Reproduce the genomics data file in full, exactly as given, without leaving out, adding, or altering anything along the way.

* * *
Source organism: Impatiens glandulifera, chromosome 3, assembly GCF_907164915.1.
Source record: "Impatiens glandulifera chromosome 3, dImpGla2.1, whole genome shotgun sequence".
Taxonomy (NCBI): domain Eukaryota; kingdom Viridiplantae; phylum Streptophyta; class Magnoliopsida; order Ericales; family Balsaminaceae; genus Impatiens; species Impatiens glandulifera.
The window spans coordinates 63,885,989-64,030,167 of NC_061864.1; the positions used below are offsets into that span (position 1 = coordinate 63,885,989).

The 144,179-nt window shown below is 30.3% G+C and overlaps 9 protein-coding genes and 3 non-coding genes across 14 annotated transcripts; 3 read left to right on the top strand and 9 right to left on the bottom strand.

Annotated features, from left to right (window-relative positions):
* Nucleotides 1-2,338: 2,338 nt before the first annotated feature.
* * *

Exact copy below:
Source organism: Impatiens glandulifera, chromosome 3, assembly GCF_907164915.1.
Source record: "Impatiens glandulifera chromosome 3, dImpGla2.1, whole genome shotgun sequence".
Taxonomy (NCBI): domain Eukaryota; kingdom Viridiplantae; phylum Streptophyta; class Magnoliopsida; order Ericales; family Balsaminaceae; genus Impatiens; species Impatiens glandulifera.
The window spans coordinates 63,885,989-64,030,167 of NC_061864.1; the positions used below are offsets into that span (position 1 = coordinate 63,885,989).

The 144,179-nt window shown below is 30.3% G+C and overlaps 9 protein-coding genes and 3 non-coding genes across 14 annotated transcripts; 3 read left to right on the top strand and 9 right to left on the bottom strand.

Annotated features, from left to right (window-relative positions):
* Nucleotides 1-2,338: 2,338 nt before the first annotated feature.